Prison Statistics Report

Joint Res. June 17, 1940, ch. 389, 54 Stat. 401, authorized Bureau of Labor Statistics to furnish a report to Congress before May 1, 1941, on kind, amount, and value of all goods produced in State and Federal prisons.


Executive Documents

Transfer of Functions

For transfer of functions of other officers, employees, and agencies of Department of Labor, with certain exceptions, to Secretary of Labor, with power to delegate, see Reorg. Plan No. 6 of 1950, §§1, 2, 15 F.R. 3174, 64 Stat. 1263, set out in the Appendix to Title 5, Government Organization and Employees.

§2a. Omitted


Editorial Notes

Codification

Section, act Feb. 24, 1927, ch. 189, title IV, 44 Stat. 1222, which related to collection of statistical reports through local special agents, was from an appropriations act for the Departments of State, Justice, the Judiciary, and Departments of Commerce and Labor for the fiscal year ending June 30, 1928, and was not repeated in subsequent appropriation acts.

§2b. Studies of productivity and labor costs in industries

The Bureau of Labor Statistics of the United States Department of Labor is authorized and directed to make continuing studies of productivity and labor costs in the manufacturing, mining, transportation, distribution, and other industries.

(June 7, 1940, ch. 267, 54 Stat. 249; Aug. 30, 1954, ch. 1076, §1(27), 68 Stat. 968.)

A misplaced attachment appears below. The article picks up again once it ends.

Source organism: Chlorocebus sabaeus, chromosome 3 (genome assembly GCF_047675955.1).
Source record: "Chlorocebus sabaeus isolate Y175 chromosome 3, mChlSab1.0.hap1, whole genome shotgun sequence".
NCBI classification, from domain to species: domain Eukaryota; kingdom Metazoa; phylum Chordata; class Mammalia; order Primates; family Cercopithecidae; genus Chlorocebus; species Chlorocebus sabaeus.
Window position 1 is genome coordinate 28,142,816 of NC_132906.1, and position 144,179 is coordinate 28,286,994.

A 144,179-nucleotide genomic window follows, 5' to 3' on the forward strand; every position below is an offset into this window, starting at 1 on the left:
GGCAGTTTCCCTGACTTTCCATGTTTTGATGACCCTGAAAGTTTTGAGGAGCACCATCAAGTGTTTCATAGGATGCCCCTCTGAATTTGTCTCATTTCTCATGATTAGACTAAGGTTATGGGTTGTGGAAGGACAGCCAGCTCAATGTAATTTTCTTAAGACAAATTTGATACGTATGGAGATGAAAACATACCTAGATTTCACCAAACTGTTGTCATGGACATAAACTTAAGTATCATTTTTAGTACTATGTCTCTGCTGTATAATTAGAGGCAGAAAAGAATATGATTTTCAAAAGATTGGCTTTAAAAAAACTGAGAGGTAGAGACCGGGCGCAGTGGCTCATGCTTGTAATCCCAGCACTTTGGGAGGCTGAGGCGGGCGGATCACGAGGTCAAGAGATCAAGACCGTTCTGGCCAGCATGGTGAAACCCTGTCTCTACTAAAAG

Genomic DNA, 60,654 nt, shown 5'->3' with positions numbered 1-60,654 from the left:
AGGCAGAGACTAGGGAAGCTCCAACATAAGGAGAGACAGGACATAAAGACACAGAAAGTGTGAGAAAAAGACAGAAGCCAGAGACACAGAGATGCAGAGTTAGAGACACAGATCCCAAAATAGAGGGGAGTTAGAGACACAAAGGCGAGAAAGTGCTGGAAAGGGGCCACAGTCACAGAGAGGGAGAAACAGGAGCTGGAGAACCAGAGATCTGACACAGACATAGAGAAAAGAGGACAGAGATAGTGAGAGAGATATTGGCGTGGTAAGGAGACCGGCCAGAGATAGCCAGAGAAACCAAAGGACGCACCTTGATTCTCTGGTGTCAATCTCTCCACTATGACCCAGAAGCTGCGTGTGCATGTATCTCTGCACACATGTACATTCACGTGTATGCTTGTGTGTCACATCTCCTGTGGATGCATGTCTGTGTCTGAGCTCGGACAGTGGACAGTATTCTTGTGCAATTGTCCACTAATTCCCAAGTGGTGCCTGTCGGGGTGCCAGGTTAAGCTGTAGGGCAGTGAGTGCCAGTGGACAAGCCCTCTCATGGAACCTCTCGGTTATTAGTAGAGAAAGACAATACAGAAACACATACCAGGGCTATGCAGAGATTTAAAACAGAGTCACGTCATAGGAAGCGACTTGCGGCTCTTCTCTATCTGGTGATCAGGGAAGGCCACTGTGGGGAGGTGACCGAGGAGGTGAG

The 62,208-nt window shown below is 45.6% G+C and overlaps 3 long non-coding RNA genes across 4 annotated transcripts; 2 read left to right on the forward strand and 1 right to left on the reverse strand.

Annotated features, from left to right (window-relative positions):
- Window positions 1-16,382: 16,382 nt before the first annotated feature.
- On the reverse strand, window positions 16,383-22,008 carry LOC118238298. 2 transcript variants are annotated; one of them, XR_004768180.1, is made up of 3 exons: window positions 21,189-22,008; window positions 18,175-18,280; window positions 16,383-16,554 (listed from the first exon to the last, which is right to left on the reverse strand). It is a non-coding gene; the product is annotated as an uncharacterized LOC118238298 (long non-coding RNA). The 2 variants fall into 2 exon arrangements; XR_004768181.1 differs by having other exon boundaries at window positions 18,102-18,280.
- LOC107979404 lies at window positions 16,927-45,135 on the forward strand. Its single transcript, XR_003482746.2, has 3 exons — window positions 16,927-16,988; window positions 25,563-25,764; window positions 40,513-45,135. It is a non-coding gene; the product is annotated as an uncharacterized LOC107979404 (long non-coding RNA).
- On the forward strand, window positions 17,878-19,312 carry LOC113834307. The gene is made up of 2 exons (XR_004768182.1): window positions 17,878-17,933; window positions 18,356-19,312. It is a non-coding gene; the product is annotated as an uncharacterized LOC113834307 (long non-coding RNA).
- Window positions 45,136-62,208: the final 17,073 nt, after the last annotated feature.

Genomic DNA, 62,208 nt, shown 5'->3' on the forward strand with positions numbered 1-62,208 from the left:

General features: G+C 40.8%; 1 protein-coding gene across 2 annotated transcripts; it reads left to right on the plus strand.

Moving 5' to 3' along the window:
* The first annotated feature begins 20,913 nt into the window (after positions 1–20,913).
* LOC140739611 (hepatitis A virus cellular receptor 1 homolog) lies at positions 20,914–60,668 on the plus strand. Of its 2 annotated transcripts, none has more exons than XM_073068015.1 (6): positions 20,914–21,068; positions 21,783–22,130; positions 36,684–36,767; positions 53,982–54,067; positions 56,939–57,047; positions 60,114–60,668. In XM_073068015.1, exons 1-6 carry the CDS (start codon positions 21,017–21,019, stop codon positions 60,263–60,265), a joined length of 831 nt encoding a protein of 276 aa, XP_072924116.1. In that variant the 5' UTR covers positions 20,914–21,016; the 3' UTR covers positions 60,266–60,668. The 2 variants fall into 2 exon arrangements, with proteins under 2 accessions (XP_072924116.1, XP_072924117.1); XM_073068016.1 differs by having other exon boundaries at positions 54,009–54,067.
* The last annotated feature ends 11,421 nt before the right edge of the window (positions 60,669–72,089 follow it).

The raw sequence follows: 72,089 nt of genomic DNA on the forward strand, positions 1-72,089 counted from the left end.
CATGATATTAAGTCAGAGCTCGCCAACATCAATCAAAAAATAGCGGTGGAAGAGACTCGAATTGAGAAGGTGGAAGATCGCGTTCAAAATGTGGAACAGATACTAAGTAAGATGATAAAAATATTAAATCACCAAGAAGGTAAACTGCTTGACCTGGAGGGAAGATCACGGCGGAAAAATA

Editorial Notes

Codification

Provision of this section authorizing appropriations of up to $100,000 for studies by the bureau in the first fiscal year was omitted.

Amendments

1954—Act Aug. 30, 1954, repealed second par. which required Secretary of Labor to submit annually to Congress reports of findings under this section.


Executive Documents

Transfer of Functions

For transfer of functions of other officers, employees, and agencies of Department of Labor, with certain exceptions, to Secretary of Labor, with power to delegate, see Reorg. Plan No. 6 of 1950, §§1, 2, 15 F.R. 3174, 64 Stat. 1263, set out in the Appendix to Title 5, Government Organization and Employees.

§3. Commissioner; appointment and tenure of office; compensation

The Bureau of Labor Statistics shall be under the charge of a Commissioner of Labor Statistics, who shall be appointed by the President, by and with the advice and consent of the Senate; he shall hold his office for four years, unless sooner removed, and shall receive a salary.

(June 27, 1884, ch. 127, 23 Stat. 60; June 13, 1888, ch. 389, §2, 25 Stat. 182; Mar. 18, 1904, ch. 716, 33 Stat. 136; Mar. 4, 1913, ch. 141, §3, 37 Stat. 737.)


Editorial Notes

Codification

Act June 13, 1888, raised salary from $3,000 to $5,000 per annum.

Act Mar. 18, 1904, changed name of Department of Labor to Bureau of Labor.